STOCKHOLM, Sweden, Jan. 13 (UPI) -- Research from the European Center for Disease Prevention and Control, or ECDC, lists bloodstream infections as the most common type of infection in children in Europe, followed by lower respiratory tract infections.
The ECDC study, the largest of its kind so far, examined the type and prevalence of healthcare-associated infections, or HAIs, in children to determine prevention and treatment options.
The research was compiled with data from the ECDC prevalence survey of HAIs and antimicrobial use in acute care hospitals throughout Europe between 2011 and 2012.
Of the 770 infections in 726 children and adolescents studied, 15.5 percent were in pediatric intensive care units, 10.7 percent were in neonatal intensive care units, and 77 percent occurred in infants less than 12 months old.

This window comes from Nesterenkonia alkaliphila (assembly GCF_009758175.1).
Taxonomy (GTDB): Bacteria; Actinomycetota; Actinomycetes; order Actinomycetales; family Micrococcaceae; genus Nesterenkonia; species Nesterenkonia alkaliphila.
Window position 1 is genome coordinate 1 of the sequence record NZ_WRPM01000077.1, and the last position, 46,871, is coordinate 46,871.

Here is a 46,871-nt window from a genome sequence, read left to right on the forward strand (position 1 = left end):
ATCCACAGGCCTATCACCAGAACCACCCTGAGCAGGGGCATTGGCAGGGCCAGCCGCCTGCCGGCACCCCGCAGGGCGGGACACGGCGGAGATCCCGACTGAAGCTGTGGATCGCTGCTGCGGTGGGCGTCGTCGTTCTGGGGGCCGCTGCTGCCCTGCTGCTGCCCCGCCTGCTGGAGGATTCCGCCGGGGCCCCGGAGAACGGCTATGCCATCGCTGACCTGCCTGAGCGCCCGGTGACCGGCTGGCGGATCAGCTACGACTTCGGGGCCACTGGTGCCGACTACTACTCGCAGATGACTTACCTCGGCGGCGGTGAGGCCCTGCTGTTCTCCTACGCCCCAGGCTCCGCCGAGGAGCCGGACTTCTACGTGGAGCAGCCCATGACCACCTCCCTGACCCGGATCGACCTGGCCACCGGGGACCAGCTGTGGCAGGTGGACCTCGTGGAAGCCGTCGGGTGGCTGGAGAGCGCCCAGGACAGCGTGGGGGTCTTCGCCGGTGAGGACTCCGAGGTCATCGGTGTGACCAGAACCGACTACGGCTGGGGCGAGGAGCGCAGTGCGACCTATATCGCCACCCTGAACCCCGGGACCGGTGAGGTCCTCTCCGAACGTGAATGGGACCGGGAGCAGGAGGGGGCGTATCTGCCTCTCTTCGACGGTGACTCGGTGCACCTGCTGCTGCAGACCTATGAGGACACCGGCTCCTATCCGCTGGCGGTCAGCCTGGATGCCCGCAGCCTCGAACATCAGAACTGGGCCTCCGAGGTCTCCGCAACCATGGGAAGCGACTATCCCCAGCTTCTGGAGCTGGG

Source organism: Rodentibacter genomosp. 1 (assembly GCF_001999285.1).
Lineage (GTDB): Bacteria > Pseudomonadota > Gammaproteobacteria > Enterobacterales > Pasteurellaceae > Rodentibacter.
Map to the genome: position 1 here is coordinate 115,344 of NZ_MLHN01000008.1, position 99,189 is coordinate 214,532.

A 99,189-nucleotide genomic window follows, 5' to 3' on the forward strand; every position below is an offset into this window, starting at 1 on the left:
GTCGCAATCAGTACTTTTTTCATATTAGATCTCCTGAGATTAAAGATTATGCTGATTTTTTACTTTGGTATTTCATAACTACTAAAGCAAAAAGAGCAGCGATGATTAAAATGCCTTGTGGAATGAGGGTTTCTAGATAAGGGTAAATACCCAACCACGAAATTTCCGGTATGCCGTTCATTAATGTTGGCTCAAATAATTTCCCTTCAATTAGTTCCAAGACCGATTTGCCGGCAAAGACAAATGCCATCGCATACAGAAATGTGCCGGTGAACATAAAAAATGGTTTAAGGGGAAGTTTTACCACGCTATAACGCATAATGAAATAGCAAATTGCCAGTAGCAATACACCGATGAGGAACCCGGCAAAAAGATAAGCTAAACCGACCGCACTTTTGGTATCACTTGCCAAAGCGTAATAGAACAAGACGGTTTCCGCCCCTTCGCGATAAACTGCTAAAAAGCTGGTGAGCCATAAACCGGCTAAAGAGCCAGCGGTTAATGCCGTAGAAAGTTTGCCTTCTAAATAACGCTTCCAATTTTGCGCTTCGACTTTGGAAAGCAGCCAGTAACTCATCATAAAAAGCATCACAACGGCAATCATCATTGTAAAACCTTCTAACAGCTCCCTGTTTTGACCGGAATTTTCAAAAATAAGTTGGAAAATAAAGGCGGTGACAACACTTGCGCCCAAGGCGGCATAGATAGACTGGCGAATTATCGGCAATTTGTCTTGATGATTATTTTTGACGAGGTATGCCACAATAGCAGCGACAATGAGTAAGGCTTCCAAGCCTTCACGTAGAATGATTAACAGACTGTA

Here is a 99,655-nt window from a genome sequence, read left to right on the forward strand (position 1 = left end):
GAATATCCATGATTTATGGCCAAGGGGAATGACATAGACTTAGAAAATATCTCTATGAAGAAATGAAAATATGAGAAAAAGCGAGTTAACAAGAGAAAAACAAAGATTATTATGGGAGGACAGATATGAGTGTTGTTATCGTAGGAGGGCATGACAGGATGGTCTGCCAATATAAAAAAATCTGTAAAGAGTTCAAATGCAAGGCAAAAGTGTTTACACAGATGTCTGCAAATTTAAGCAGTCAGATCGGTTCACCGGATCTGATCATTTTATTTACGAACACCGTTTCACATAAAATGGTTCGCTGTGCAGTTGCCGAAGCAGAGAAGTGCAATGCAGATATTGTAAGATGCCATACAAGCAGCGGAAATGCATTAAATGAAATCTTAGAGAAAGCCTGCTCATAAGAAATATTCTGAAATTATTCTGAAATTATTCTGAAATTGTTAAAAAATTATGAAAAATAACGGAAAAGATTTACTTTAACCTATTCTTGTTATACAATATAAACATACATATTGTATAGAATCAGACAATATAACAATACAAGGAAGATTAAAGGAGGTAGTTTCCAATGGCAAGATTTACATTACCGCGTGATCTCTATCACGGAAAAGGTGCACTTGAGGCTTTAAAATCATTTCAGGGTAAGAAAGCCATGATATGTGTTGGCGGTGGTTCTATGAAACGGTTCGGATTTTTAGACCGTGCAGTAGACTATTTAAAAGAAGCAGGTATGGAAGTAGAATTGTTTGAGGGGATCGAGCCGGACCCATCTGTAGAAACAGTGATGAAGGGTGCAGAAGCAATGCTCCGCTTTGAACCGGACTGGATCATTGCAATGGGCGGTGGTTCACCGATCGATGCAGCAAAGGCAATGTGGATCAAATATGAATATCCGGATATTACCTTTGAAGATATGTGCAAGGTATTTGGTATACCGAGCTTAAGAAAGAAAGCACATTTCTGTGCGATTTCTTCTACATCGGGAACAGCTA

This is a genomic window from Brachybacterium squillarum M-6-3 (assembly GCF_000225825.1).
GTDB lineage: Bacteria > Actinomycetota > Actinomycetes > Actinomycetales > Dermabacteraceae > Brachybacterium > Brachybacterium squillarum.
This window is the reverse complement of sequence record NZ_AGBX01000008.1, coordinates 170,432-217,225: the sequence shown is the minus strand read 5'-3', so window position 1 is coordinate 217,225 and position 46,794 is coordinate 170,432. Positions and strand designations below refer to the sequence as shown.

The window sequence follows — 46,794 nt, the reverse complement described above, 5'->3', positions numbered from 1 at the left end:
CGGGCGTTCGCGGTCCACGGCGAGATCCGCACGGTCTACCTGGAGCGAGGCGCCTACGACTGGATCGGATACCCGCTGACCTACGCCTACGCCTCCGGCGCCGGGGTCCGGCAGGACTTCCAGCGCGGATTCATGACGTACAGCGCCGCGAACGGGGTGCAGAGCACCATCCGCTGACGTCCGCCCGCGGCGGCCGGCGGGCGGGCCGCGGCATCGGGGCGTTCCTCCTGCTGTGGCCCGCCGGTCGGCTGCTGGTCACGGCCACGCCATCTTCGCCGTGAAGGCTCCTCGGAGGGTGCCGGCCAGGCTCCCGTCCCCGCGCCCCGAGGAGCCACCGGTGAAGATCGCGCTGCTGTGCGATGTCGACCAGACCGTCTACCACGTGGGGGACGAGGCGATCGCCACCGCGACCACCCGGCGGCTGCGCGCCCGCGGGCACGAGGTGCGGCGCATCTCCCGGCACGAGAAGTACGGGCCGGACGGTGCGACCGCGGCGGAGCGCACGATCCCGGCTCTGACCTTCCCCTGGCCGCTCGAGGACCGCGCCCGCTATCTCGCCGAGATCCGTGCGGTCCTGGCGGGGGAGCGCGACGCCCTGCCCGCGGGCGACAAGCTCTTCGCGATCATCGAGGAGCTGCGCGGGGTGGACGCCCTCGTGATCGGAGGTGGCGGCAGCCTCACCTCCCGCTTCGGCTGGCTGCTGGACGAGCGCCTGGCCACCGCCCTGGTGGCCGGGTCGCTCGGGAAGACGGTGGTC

Approximately 45 percent were bloodstream infections, while 22 percent were lower respiratory tract infections.
Researchers reported that bloodstream infections in infants and children have a high mortality rate and risk for long-term adverse neurological outcomes.
Based on the findings, researchers are calling for a widespread European program to prevent and reduce the high rates of HAIs in children.
The study was published in The Lancet Infectious Diseases.